Do We Need to Cook?
I had wanted to write something brilliant and witty about Michael Pollan's long paean to cooking, but I couldn't figure out what to say about it. Something was nagging at me. Something felt off in the article. But I didn't know what. So I let it go. Until yesterday, when Tom Philpott nailed it:
[T]hrough most of history, cooking was generally something to be avoided—an activity people strived to be able to pay (or force) someone else to do. And that history, no doubt, explains much of the appeal of fast food and convenience food. In [Julia] Child’s time, “middle class people had maids or someone to help” cook; today, everyone does. Just walk into a McDonald’s with the equivalent of an hour’s minimum wage in your pocket, and you can eat like a king (at least in calorie terms).
This idea of cooking as a virtue—as something one should do, like exercising and tooth brushing—seems quite new. Not wrong—just new. And that means that by giving up cooking, we’re not becoming less human, as Pollan suggests, but succumbing to an all-too-human impulse.
If we're pinning our salvation on an unstoppable wave of new and enthusiastic home cooks, then we might as well all sew elastic into our waistbands now. I'm young and I'm childless. I love to cook. I can afford good ingredients. I take pleasure in time spent before the stove. Cooking is literally my only true hobby. And I make my own dinner three times a week. On a good week.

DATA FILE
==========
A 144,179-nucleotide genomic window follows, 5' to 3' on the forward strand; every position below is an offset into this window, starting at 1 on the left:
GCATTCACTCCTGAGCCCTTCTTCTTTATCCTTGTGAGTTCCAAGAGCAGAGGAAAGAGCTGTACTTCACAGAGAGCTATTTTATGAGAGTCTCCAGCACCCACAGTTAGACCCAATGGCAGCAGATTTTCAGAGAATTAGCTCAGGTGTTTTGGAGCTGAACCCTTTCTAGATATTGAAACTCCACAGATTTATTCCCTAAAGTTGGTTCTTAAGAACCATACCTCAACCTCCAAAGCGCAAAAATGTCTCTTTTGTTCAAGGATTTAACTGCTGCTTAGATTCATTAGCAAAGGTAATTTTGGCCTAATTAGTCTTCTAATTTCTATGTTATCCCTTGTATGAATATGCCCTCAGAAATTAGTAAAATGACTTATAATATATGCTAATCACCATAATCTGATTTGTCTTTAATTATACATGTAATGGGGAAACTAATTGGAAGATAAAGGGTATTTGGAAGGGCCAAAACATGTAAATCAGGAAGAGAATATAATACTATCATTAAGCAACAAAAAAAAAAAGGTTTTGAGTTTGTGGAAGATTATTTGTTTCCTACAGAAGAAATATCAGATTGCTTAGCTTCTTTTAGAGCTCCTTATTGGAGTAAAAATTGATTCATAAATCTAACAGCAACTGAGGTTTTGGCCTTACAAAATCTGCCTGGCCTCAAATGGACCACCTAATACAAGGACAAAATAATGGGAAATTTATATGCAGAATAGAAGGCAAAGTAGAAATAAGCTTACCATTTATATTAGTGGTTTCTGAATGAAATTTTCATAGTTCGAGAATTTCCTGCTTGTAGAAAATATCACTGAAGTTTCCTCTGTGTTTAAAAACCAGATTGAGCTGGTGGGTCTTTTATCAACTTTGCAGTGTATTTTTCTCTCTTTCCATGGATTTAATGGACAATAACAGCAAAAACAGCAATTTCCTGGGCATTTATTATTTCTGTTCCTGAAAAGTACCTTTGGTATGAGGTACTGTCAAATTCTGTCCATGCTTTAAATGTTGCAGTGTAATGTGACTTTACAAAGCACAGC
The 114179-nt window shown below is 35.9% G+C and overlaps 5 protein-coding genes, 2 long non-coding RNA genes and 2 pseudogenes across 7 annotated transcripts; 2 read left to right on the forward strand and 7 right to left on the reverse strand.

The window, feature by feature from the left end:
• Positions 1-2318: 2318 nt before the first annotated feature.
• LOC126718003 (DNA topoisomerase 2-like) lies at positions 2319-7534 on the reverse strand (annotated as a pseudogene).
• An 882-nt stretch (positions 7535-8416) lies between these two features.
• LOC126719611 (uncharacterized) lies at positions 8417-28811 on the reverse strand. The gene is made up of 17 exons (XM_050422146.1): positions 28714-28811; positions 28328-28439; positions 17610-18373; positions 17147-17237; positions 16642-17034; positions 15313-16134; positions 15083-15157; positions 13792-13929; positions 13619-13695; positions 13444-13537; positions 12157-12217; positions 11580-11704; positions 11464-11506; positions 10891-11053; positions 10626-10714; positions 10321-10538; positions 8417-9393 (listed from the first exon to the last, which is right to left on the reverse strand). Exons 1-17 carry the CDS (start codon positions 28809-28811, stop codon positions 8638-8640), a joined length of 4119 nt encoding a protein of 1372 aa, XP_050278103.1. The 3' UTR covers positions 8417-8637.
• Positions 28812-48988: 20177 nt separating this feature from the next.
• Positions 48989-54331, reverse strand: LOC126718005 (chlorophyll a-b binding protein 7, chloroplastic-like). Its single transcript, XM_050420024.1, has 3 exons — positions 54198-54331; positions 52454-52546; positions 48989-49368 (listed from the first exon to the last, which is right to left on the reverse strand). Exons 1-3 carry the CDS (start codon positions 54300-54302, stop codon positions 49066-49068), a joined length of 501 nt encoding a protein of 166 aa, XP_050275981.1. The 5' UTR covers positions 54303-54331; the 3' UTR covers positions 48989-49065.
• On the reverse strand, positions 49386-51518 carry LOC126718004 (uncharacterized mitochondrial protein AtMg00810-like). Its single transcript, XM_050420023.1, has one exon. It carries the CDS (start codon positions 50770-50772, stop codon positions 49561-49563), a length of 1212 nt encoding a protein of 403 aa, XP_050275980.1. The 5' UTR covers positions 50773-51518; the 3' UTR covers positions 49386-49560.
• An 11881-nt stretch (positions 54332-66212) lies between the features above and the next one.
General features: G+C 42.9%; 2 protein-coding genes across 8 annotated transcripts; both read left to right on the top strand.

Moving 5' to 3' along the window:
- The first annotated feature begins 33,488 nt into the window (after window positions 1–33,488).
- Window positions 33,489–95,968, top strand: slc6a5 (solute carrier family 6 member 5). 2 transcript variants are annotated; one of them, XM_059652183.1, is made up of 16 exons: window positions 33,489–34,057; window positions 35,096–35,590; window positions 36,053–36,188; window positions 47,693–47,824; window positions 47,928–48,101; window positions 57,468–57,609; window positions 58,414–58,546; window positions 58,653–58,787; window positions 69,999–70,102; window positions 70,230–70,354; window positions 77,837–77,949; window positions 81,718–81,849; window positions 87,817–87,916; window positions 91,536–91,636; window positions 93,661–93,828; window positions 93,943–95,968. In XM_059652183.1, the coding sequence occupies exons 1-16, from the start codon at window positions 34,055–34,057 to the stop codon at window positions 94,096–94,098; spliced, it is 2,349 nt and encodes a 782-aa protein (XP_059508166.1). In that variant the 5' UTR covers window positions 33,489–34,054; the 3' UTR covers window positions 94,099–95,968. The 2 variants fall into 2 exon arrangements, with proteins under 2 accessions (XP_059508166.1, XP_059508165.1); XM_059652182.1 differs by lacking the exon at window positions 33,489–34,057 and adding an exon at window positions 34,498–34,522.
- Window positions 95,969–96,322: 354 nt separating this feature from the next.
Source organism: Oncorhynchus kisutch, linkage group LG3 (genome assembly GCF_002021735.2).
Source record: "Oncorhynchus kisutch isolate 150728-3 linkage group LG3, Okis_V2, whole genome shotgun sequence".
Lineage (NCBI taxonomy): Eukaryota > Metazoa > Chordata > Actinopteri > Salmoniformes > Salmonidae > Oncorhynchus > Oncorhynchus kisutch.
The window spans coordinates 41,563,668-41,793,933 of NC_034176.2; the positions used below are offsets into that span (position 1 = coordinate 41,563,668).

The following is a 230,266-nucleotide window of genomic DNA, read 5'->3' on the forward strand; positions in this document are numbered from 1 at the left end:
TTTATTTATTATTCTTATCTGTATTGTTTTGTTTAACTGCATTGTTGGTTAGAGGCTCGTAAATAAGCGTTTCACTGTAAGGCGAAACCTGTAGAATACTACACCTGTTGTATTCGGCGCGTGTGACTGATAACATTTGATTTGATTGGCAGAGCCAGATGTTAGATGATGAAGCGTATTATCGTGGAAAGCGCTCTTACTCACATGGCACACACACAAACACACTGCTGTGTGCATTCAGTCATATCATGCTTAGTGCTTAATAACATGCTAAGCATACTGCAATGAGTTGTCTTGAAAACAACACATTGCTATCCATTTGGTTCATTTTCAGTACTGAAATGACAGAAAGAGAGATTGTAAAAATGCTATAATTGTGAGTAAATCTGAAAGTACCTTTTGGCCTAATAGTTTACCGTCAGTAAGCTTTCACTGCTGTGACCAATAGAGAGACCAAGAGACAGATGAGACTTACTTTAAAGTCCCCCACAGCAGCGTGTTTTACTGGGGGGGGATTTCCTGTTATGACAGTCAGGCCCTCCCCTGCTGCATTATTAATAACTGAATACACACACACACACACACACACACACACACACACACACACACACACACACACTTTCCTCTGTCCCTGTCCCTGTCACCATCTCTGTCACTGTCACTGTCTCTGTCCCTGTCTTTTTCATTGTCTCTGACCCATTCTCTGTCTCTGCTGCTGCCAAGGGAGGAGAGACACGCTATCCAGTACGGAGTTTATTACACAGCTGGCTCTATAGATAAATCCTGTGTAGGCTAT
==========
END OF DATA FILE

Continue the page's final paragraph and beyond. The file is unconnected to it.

Is my experience universal? Of course not. But the trends are not favorable to cooking. People are spending more time at work. Both partners are wage-earners. Parents want to spend more direct time with their children. Takeout is more convenient and less costly. Friends live farther away. If our current mode of eating is unsustainable -- and the health impacts suggest that it certainly has some problems -- then a new norm will have to be established. But it will have to be established in concert, rather than in contradiction, to the trends of modernity. Luckily, there's no reason that can't happen. How we eat is more important than whether we cook. Pollan is counting on the fact that people tend to cook healthier foods than they purchase. But I think changing purchasing decisions will take a lot less work than changing actual habits and teaching brand new skills.
Photo credit: Linda Davidson -- The Washington Post
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